July 16, 2010 at 1:11 am #252694
Hello one and All I am new here and this is my first post.
Please forgive any breaches in etiquette until I get used to the rules and regs here PLEASE.
My questions are these…
1. Can Blueberries be grown in Canberra and if so what are the best varieties and growing conditions.
2. What are the best Lemon varieties to grow in Canberra (the fruit will mostly be used for juice and making homemade lemonade).
I am pretty new to vegie gardening as well (well truthfully gardening in general).
A bit about me and my experience etc below if you wish to read it (feel free to skip this bit, just thought it might make it easier to answer my questions if you had some background info)…
This year and last year we put in 3 raised vegie beds (my beds are raised due to mobility issues I have from 2 workplace accidents in my 20’s), and had success growing Common Basil, parsley, mint, capsicums, lettuce (although they seemed to bolt), perpetual spinach (Still growing strong), rhubarb (didn’t go red – variety Sydney Crimson – don’t know why?), broccoli (had problems with cabbage moth caterpillars), tomatoes (4 varieties) and Strawberries (which have taken over half of a 4m bed and I only planted 3 plants). I also have 3 passionfruit plants on the Westerly wall of the house.
In the last 2 months my hubby has put in another bed and raised the tomato bed, so I now have 4 beds ranging from about 2m to about 4m long and about 2m wide. I also have another about 1m wide and 2m long on table legs. All of the beds have frames about 1-2m above the bed and a net hangs off each of these (we have possum problems and my first vegie crop of seedlings was eaten to the dirt in the first night).
The are all on automatic in-ground weeping watering systems. They are fed Seasol, a commercial slow release fertiliser, manure and I now have a compost bin (won it in February and am attempting to make my own compost for the first time, have NO experience) and this will go on the beds as well.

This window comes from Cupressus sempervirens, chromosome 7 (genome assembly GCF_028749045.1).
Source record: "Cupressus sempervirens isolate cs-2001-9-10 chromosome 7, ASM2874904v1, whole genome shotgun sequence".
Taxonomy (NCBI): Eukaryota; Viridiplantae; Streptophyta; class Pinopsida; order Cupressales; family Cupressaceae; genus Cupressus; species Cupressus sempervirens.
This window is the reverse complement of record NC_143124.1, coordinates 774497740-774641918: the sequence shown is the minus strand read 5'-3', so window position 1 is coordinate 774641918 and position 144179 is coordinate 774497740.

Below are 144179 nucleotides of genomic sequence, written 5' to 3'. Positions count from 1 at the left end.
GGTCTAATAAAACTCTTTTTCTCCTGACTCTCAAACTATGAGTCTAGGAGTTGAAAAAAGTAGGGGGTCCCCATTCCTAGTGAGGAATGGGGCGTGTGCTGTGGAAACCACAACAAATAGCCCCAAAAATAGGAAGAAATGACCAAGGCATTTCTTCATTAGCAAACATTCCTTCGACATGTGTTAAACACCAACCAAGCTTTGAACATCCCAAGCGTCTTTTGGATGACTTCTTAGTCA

Sorry for the length of this post, but I wanted to give you some background on myself and my experience etc as well to make answering my post easier.
I don’t want to just buy a plant and hope it works as we are on pensions and our income is limited (I am on a DSP and my hubby is on a Carers). I am in my late 30’s and my hubby is 50.
ANY help greatly appreciated.
THANKING YOU in advance for ANY and ALL help that you can offer me.July 16, 2010 at 1:44 am #471505caddieParticipant
Sorry no help as I am in WA but good on you for having a go!!!!!July 16, 2010 at 2:49 am #471506
Thanx so much Caddie…
I am trying and it gives me something to do to get me out of the house, and home grown tastes OH so much better than store bought.
The surplus of tomatoes we had earlier this year, made a truck load of tomato passata (we planted 10 tomatoes in 5 varieties (2 different cherry, 2 roma, 1 salad)…